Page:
Gilliam's allegations of transphobia recall those of another nursing student, Blossom Brown, who accused nursing schools of discriminating against her when she repeatedly applied for admission. As The Advocate reported, last month's season premiere of the Ellen show featured Ellen DeGeneres and her special guest, Caitlyn Jenner, presenting Brown with a $20,000 check to support the young woman's nursing education. Brown's story first made headlines when she was featured on an early episode of I Am Cait, E!'s docu-series about Jenner's life post-transition.

"I couldn't get into nursing school for like the sixth time because I'm trans," Brown explained to DeGeneres and Jenner. "People were looking at that, and you need to be looking at my hard work and the dedication that I put into that hard work."

Advocate contributor Tony Zosherafatain, a trans health advocate currently pursuing his master's in nursing at New York University, says he has also encountered transphobia in his medical education.

Gilliam remains optimistic. "I've come a long way," she told the Associated Press. "From the military, to getting custody of my kids, to being a single parent. I'm not going to let somebody tear me down and I'm not going to let this tear me down."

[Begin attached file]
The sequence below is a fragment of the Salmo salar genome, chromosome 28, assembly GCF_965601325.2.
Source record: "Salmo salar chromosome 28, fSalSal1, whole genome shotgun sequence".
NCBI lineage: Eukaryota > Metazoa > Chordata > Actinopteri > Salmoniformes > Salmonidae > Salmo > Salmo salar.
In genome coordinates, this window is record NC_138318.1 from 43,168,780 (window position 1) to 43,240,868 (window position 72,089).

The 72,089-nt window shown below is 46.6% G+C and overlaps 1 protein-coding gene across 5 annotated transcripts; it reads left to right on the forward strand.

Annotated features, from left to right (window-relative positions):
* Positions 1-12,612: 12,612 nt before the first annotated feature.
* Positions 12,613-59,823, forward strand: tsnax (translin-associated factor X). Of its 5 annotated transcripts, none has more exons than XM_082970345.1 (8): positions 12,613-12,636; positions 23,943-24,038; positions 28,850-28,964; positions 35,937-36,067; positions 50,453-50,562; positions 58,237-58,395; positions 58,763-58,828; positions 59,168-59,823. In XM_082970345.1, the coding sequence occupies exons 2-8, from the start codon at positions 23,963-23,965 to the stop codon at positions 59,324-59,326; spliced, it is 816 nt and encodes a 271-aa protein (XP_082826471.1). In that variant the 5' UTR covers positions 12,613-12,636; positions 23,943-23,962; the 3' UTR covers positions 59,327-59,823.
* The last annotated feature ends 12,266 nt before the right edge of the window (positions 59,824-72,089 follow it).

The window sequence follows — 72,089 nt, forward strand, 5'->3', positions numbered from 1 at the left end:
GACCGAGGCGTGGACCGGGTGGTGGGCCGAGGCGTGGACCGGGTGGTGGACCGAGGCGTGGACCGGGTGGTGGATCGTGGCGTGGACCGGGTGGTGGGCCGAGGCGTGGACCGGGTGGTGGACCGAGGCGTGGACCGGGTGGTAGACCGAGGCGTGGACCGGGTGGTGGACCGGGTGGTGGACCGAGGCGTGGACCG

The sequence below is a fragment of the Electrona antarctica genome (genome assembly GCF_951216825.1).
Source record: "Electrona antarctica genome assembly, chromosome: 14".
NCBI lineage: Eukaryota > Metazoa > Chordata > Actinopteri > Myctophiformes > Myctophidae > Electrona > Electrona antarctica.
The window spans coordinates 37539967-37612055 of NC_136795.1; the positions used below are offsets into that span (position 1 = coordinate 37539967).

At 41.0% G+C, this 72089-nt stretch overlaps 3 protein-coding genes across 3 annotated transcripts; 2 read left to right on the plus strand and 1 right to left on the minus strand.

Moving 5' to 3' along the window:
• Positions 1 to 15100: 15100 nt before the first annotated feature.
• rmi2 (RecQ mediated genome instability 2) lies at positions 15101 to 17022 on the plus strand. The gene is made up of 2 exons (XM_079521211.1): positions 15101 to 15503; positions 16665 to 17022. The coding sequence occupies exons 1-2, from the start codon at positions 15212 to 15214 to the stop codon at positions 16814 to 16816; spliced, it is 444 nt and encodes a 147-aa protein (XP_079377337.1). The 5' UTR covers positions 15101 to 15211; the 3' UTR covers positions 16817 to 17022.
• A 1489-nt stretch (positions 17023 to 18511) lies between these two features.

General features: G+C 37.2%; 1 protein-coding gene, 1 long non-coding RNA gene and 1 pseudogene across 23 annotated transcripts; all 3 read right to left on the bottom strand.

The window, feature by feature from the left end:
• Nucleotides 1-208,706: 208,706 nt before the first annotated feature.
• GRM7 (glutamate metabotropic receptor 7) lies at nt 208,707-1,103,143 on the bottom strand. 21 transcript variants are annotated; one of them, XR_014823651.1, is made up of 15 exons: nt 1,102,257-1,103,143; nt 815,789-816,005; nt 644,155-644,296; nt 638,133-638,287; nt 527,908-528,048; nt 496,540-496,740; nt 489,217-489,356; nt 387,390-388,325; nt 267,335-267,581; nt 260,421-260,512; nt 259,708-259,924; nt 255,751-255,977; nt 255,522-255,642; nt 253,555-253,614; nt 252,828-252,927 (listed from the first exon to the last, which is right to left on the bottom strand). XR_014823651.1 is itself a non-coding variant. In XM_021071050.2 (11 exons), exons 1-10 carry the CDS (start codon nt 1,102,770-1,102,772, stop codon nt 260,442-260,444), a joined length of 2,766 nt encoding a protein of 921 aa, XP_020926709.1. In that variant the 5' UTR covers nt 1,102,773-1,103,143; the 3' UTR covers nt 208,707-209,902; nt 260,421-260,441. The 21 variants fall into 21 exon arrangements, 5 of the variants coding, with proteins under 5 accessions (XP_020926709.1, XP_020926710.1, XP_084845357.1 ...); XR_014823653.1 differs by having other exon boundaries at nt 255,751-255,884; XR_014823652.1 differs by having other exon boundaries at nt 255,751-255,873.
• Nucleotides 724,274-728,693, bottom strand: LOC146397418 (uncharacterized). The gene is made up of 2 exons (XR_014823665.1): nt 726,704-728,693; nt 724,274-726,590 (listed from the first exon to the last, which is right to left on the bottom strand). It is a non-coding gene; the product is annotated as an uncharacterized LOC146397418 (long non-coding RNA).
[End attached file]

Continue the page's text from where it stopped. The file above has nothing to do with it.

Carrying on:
Gilliam is being represented by Shannon Fauver and Dawn Elliott, two well-known Kentucky litigators who broke ground when they filed Bourke vs. Beshear, the first lawsuit seeking marriage equality in Kentucky. In February 2014, a federal judge ruled in the same-sex couples' favor, determining that Kentucky's ban on performing same-sex marriages or recognizing those performed in other jurisdictions was unconstitutional. When then-Attorney General Jack Conway's refusal to appeal that pro-equality decision, Gov. Steve Beshear hired independent legal counsel to appeal the ruling all the way to the U.S. Supreme Court, where a 5-4 decision this June struck down all remaining marriage bans, including Kentucky's.

Despite the ongoing antigay practices in three Kentucky counties, where county clerks (including infamous Rowan County clerk Kim Davis) still refuse to issue marriage licenses to same-sex couples, acceptance of LGBT people and marriage equality is on the rise in the state, Fauver told The Advocate.